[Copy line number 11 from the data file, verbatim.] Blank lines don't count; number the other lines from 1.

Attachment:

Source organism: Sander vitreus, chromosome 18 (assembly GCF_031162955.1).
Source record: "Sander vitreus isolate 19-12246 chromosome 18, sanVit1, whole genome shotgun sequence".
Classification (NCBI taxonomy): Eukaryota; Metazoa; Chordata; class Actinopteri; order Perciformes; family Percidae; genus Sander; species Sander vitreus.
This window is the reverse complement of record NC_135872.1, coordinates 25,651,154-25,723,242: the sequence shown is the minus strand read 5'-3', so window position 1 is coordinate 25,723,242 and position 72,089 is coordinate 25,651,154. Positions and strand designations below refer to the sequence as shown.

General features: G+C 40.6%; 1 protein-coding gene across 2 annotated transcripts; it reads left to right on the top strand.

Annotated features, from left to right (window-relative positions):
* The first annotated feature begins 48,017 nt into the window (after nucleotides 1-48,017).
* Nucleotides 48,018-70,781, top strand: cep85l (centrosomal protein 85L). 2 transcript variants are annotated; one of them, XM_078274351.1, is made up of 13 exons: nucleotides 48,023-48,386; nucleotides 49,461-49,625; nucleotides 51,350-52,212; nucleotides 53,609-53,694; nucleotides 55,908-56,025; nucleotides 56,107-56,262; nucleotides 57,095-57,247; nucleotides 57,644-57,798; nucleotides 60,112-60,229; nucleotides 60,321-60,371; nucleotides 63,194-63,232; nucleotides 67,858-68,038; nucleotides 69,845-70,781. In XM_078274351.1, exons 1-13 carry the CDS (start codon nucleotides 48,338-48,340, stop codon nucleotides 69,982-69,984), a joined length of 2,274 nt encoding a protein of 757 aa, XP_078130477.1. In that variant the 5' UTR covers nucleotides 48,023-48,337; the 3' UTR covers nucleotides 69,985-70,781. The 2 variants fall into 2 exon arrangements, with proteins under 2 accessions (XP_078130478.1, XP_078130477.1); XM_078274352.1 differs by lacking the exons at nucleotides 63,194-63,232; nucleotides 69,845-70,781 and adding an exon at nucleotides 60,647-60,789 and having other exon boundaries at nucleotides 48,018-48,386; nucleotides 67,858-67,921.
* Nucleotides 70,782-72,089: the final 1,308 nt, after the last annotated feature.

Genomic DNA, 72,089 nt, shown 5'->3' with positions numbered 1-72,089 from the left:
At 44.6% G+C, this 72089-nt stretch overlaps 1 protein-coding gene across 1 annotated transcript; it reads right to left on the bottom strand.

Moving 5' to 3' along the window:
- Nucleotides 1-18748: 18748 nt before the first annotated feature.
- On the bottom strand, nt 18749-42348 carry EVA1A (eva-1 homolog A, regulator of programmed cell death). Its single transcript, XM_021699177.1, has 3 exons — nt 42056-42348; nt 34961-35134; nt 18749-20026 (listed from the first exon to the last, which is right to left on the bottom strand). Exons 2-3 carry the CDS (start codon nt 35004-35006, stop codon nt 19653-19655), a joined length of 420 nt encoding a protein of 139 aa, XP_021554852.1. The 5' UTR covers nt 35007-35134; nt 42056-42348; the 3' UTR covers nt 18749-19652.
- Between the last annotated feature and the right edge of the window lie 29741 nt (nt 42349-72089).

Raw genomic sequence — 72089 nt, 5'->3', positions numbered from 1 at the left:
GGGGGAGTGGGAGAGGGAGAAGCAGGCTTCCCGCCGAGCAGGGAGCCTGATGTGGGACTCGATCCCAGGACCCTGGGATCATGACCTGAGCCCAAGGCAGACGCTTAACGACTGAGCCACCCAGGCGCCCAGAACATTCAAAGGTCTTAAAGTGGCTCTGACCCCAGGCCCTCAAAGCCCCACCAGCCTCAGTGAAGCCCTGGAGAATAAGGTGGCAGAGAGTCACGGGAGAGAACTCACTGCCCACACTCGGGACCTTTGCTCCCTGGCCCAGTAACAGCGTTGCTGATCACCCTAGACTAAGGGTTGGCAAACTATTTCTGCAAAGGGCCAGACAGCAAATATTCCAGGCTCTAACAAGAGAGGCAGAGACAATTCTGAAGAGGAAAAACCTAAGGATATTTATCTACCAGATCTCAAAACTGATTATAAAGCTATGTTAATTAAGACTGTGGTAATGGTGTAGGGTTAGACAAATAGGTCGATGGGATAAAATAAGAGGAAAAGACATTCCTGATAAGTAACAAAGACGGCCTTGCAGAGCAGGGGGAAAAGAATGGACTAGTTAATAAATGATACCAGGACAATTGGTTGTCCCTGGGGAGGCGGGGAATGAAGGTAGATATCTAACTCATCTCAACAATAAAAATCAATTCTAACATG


At 44.6% G+C, this 72089-nt stretch overlaps 1 protein-coding gene across 1 annotated transcript; it reads right to left on the bottom strand.